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A Critique of Interventionism

  • A Critique of Interventionism by Mises
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01/01/1929Ludwig von Mises

In the sequence of Mises's books concerning policy, this book followed Socialism, and was the first to present a new theory of interventionism.

In Mises's view, interventionism is an inherently unstable policy because it creates new dislocations that would seem to cry out for further interventions, which, in turn, do not solve the problem. The end of interventionism is socialism, a fate which can be logically avoided only by a sharp turn towards free markets.

Along with Socialism and the Liberalism, this book stands as a masterpiece of policy logic.

Author:

Ludwig von Mises

Ludwig von Mises was the acknowledged leader of the Austrian school of economic thought, a prodigious originator in economic theory, and a prolific author. Mises's writings and lectures encompassed economic theory, history, epistemology, government, and political philosophy. His contributions to economic theory include important clarifications on the quantity theory of money, the theory of the trade cycle, the integration of monetary theory with economic theory in general, and a demonstration that socialism must fail because it cannot solve the problem of economic calculation. Mises was the first scholar to recognize that economics is part of a larger science in human action, a science that he called praxeology.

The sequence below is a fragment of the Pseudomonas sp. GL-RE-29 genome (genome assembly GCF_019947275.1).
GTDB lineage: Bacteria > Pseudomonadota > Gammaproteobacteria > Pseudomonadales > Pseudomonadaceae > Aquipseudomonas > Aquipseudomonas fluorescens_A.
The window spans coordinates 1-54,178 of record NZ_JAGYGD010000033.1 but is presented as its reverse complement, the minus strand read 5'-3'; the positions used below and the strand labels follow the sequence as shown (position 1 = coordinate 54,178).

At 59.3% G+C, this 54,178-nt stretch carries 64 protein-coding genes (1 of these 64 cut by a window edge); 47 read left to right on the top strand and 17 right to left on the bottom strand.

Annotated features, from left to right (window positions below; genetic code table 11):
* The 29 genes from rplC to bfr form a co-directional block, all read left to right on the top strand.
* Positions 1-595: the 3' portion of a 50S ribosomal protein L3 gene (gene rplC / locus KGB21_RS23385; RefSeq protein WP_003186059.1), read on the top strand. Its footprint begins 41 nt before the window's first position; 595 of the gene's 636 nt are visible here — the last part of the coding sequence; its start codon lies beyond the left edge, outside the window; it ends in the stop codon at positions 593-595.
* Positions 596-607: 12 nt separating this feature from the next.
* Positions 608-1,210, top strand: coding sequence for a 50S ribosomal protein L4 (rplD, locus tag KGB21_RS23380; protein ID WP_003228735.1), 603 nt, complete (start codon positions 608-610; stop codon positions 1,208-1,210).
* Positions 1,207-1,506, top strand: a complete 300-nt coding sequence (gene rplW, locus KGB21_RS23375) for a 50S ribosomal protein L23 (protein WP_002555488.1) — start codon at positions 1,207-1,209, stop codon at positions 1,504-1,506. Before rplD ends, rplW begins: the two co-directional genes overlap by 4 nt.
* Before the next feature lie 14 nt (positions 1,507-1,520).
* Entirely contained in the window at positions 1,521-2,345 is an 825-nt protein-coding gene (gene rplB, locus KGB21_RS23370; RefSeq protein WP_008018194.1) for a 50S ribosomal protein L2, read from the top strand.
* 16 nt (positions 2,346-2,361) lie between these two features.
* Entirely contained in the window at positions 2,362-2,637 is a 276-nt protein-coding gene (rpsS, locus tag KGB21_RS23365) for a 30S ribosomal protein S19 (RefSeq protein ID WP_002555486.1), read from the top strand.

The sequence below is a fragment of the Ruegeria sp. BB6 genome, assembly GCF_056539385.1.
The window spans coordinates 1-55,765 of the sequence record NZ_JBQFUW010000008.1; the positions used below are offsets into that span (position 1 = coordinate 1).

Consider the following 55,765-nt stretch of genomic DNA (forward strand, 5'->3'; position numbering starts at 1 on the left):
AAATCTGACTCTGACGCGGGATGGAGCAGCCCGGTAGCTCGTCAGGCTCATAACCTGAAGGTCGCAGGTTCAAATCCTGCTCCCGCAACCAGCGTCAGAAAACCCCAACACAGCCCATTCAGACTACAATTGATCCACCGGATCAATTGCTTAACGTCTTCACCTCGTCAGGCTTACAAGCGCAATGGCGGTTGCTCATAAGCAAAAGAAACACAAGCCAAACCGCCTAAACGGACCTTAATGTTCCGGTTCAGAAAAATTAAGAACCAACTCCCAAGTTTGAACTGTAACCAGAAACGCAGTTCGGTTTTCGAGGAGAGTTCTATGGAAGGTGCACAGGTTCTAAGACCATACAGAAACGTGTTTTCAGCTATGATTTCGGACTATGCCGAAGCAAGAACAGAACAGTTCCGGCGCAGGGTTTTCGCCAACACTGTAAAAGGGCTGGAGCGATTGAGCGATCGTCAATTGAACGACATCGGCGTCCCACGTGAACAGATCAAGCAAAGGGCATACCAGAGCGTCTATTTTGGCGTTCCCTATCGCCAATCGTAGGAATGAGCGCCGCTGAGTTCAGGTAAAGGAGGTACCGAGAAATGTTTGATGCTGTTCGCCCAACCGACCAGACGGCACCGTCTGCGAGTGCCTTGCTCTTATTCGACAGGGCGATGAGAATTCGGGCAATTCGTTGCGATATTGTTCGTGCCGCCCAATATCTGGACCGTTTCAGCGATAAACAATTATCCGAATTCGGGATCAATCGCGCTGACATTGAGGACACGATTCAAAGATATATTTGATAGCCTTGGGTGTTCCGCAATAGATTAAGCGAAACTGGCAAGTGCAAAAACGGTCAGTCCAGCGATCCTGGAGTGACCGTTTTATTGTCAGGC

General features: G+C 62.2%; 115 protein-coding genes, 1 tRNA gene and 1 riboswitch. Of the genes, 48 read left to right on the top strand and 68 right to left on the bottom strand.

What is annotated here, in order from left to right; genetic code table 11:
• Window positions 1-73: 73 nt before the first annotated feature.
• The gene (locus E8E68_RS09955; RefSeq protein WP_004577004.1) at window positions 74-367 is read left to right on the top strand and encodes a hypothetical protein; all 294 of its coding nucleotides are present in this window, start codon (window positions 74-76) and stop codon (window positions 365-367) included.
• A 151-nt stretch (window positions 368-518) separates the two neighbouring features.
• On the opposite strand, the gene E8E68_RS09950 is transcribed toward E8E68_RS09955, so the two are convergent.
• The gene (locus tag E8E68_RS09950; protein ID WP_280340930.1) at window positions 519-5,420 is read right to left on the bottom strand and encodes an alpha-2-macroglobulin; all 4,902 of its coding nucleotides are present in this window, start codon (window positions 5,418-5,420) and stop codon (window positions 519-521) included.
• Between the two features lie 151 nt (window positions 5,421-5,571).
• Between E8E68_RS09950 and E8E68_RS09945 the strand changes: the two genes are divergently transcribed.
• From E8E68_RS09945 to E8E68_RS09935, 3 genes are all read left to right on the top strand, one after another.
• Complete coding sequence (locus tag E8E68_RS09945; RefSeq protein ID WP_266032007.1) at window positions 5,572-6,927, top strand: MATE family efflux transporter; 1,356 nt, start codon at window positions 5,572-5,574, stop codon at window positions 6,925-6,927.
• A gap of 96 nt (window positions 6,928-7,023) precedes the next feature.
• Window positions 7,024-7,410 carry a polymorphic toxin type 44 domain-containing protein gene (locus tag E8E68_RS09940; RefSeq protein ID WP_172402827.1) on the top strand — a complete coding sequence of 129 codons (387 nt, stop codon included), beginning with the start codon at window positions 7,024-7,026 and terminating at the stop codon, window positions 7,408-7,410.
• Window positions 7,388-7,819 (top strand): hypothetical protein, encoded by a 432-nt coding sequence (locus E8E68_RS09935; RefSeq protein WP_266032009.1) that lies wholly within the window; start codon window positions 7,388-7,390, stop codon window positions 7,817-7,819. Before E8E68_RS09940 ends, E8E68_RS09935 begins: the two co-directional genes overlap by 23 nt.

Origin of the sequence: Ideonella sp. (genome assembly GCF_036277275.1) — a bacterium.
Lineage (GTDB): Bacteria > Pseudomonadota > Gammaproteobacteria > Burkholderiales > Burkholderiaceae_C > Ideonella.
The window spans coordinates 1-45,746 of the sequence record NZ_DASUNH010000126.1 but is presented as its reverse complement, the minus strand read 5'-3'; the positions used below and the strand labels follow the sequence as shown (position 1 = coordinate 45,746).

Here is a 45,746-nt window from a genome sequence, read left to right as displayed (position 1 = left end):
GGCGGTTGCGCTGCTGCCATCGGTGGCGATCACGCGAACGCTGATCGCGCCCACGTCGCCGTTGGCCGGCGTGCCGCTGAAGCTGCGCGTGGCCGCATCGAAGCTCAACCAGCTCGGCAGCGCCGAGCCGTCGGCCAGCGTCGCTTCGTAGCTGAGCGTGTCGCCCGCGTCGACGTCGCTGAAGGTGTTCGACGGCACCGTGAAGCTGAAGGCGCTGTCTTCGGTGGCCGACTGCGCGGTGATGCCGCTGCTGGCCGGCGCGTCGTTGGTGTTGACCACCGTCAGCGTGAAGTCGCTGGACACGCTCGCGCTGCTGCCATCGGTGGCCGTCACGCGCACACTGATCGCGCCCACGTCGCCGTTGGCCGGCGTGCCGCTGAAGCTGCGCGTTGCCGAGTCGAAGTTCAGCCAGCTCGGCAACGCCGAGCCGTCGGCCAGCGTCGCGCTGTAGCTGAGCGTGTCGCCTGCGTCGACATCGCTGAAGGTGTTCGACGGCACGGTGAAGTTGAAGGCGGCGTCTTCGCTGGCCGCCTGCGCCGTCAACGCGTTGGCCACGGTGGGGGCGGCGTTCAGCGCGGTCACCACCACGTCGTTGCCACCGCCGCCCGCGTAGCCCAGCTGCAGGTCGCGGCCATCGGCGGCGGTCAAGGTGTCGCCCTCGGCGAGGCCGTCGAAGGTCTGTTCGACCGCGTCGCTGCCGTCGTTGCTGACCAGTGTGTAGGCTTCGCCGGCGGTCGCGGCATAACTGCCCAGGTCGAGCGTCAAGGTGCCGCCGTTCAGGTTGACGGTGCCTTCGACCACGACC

References

Kritik des Interventionismus: Untersuchungen zur Wirtschaftspolitik und Wirtschaftsideologie der Gegenwart. [Critique of Interventionism: Inquiries into Present Day Economic Policy and Ideology]. Jena: Gustav Fischer, 1929. English translation of the 1976 German new edition. Translated by Hans F. Sennholz. Revised English translation of the 1976 German new edition. Translated by Hans F. Sennholz. Irvington-on-Hudson, N.Y.: Foundation for Economic Education, 1996.

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